If you’re worried about how to keep potted mums alive, just remember mum maintenance is not that hard. You can keep them flowering throughout the winter. We’ll go through how to care for them indoors and outdoors in this article. No matter where you choose to plant your mums, pick ones with many unopened buds. This will enable you to savor the blossoms for longer.
You only need to give potted mums ample sunlight, repot them to avoid root bounding, and water them frequently to take care of them. Additionally, keep in mind to promptly remove wilted flowers.
Let’s examine the best ways for you to take care of your potted mums. Keep reading!
How to Keep Potted Mums Alive?
Mums grow well in containers, whether from a florist or a yard. Put them in a clay pot or a window box for the fall, either on their own or among other plants like blooming kale. Below, we’ll discuss how to keep potted mums alive:
Choose The Right Plant
Choosing the proper plant is the first step in ensuring the success of your potted mums. It will survive longer, and the repotting process will be less upsetting for a plant that hasn’t fully bloomed if you choose a plant with more buds than open blooms.
Repotting is one of the greatest things you could do for your mums, to speak of course. Most mums in pots will have extremely compressed root balls after being in nursery containers. Your plant will thrive if you carefully separate the root ball and give the mum a suitable place in some new potting mix.
Don’t overlook the water, either. Chrysanthemums like the sun’s strong rays, but the heat makes them thirsty. After repotting, give the plants a good bath and then water them every two days or if the soil feels dry. Don’t let your plants begin to wilt. After receiving fresh water, they’ll recover nicely, although the flower buds might not seem as vibrant or live as long.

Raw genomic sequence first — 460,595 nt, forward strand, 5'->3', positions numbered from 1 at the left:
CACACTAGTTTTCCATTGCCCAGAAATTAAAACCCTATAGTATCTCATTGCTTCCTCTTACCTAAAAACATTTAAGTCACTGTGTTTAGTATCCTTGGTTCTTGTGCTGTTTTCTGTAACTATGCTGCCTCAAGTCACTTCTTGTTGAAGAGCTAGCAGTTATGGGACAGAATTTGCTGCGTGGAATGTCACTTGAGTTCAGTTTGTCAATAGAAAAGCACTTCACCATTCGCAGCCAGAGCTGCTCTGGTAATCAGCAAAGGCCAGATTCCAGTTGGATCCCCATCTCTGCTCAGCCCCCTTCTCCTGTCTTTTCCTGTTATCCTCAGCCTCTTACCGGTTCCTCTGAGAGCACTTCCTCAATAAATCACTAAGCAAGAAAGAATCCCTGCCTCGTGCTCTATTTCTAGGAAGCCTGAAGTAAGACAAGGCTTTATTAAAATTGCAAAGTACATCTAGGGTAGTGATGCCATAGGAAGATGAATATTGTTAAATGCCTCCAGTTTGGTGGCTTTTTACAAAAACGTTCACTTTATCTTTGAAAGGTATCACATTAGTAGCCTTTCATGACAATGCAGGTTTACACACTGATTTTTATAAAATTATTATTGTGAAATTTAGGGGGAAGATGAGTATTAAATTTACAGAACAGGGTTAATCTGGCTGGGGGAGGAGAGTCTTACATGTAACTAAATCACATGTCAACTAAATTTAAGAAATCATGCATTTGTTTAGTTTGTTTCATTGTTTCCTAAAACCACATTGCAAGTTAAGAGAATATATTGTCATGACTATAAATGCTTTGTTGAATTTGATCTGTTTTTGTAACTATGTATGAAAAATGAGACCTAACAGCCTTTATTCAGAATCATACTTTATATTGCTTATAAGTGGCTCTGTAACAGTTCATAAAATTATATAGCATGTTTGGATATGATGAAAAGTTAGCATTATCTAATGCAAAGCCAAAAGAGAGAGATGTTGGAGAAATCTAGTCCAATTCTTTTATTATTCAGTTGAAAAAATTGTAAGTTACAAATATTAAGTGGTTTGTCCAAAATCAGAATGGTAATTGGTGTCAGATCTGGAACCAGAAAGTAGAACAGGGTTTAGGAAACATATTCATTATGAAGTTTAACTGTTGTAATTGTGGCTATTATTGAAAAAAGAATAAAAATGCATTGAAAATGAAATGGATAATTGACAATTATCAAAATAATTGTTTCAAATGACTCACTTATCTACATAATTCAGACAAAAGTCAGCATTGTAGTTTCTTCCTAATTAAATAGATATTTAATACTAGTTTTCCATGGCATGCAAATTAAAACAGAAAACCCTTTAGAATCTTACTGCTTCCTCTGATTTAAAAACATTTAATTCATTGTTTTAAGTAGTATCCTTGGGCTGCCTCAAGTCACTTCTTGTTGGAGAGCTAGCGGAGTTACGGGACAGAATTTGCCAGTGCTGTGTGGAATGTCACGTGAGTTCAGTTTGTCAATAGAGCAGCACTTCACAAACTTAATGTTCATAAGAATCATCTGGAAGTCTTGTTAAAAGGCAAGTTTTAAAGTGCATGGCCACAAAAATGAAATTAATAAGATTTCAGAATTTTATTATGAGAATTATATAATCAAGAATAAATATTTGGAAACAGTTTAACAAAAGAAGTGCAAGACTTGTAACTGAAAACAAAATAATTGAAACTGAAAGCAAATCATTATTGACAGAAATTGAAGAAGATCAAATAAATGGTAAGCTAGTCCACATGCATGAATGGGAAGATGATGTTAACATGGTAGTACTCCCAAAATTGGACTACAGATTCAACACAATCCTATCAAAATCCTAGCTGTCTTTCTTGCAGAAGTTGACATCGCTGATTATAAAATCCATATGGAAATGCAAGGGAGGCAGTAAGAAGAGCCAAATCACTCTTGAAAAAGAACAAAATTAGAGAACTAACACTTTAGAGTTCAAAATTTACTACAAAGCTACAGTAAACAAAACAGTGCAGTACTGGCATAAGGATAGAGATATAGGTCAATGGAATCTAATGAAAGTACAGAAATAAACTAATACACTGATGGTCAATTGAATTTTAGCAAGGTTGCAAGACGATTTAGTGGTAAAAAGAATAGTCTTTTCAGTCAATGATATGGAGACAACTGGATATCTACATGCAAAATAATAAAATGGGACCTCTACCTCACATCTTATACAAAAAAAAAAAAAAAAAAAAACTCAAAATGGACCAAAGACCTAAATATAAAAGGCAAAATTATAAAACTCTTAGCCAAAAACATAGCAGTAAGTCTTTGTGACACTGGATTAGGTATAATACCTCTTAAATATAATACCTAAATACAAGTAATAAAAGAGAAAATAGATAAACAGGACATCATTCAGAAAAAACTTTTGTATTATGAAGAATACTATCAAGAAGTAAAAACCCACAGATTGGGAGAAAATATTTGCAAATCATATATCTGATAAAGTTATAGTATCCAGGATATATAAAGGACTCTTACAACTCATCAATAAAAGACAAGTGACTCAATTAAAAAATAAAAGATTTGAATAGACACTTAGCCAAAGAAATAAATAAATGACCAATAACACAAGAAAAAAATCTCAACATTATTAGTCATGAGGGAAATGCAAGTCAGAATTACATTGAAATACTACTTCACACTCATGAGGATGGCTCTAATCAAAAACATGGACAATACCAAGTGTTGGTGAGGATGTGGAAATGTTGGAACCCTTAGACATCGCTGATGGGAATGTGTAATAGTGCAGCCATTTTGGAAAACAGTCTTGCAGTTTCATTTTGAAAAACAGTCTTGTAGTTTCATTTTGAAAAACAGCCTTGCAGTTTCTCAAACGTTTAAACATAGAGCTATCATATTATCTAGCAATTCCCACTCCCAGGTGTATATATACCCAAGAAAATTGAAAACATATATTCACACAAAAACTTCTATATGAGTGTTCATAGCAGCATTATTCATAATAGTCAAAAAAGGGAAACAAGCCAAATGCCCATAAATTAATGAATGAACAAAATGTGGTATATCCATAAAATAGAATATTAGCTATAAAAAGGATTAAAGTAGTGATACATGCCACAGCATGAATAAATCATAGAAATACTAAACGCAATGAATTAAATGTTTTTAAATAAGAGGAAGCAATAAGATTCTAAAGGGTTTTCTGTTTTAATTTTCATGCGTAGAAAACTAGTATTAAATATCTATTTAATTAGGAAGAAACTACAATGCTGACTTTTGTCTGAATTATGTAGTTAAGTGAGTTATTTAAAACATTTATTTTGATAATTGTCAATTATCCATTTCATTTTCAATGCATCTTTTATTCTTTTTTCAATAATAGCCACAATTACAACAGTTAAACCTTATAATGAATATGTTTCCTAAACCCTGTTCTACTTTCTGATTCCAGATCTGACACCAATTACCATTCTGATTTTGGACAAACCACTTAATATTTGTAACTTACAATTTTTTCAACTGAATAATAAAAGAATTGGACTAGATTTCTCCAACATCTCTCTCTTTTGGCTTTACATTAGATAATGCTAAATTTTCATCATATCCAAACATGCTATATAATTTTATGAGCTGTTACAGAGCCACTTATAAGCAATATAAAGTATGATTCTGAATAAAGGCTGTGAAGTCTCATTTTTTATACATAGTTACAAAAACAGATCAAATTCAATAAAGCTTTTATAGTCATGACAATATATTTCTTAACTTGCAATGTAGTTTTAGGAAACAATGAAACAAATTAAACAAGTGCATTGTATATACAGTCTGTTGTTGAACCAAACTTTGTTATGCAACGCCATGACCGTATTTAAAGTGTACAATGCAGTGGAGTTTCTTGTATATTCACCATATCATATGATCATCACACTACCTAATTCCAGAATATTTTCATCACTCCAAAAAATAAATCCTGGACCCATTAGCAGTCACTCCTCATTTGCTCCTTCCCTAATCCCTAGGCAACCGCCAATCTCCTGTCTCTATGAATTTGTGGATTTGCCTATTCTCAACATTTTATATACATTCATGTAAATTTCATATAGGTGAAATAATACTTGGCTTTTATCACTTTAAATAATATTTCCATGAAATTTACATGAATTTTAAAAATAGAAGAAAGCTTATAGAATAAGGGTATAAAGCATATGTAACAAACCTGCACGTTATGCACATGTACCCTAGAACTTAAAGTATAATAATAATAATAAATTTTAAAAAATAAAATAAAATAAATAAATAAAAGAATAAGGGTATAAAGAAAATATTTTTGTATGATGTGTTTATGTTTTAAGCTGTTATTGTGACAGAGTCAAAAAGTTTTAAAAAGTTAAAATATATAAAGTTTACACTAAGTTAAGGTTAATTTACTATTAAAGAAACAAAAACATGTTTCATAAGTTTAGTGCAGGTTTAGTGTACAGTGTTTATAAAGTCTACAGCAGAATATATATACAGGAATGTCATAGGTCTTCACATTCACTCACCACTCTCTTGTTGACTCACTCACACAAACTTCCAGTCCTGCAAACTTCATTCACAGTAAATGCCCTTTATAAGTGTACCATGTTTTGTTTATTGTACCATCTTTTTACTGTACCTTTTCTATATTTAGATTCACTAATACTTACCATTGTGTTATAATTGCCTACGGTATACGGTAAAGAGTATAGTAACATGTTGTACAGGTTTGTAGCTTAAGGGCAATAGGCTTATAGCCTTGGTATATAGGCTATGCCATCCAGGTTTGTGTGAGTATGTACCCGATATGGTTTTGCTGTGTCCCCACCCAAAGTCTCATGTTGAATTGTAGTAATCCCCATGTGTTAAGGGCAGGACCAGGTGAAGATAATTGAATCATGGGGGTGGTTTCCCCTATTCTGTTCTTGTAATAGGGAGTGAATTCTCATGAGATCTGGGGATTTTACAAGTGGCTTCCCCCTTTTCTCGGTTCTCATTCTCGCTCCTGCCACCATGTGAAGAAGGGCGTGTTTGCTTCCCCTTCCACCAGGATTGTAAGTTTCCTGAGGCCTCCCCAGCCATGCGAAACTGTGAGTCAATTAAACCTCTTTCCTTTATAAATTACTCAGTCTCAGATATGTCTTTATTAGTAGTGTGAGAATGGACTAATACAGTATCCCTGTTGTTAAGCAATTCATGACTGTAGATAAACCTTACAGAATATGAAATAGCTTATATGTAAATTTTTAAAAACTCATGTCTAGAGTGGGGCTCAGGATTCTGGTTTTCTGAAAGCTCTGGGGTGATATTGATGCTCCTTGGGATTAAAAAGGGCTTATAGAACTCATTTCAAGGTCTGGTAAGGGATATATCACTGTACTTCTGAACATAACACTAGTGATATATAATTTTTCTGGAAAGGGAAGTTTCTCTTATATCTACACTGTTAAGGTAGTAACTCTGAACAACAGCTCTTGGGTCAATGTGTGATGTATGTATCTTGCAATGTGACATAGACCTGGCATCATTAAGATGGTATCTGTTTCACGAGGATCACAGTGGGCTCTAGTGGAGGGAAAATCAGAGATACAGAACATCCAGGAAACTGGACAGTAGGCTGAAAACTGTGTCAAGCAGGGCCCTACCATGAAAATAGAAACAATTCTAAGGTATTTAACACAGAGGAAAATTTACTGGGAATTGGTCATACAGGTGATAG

Here’s a guide on watering mums correctly:
Mums require six hours or more of sunshine every day. If you reside in a tropical gardening zone, place your potted mums in a spot that receives some shelter to avoid sunburn. If the daytime temps are still in the 80s and above, shield your plants from the intense blazing sun to let the blossoms survive longer.
Pinch Your Mums
Pinching the stems of the mums is the key to producing a larger plant and increasing bloom output, and it should be done in the spring. Pinch the end of each shoot when it reaches a length of 5 to 6 inches, right above the leaves and 2 to 3 inches down the stem.
Every pinched stem will grow additional stems that may be pinched once more until they are an additional 5 to 6 inches tall. The development cycle naturally slows down around July, so keep on with this method until then.
Prune Your Mums
You may keep your mums for the upcoming season by trimming down dated stems as winter approaches. You could just see the stems regrow in the spring if you reduce them to an inch or two above the soil.
Deadhead Your Mums
Your mums’ development will be hampered if you don’t remove the outdated foliage and faded blossoms. Deadheading the wasted blooms before they become fully brown is a crucial step in maintaining the attractiveness of your mums throughout the fall. Simply remove any dead or discolored blossoms with a gardening shear to enable the plant to focus its efforts on flower production.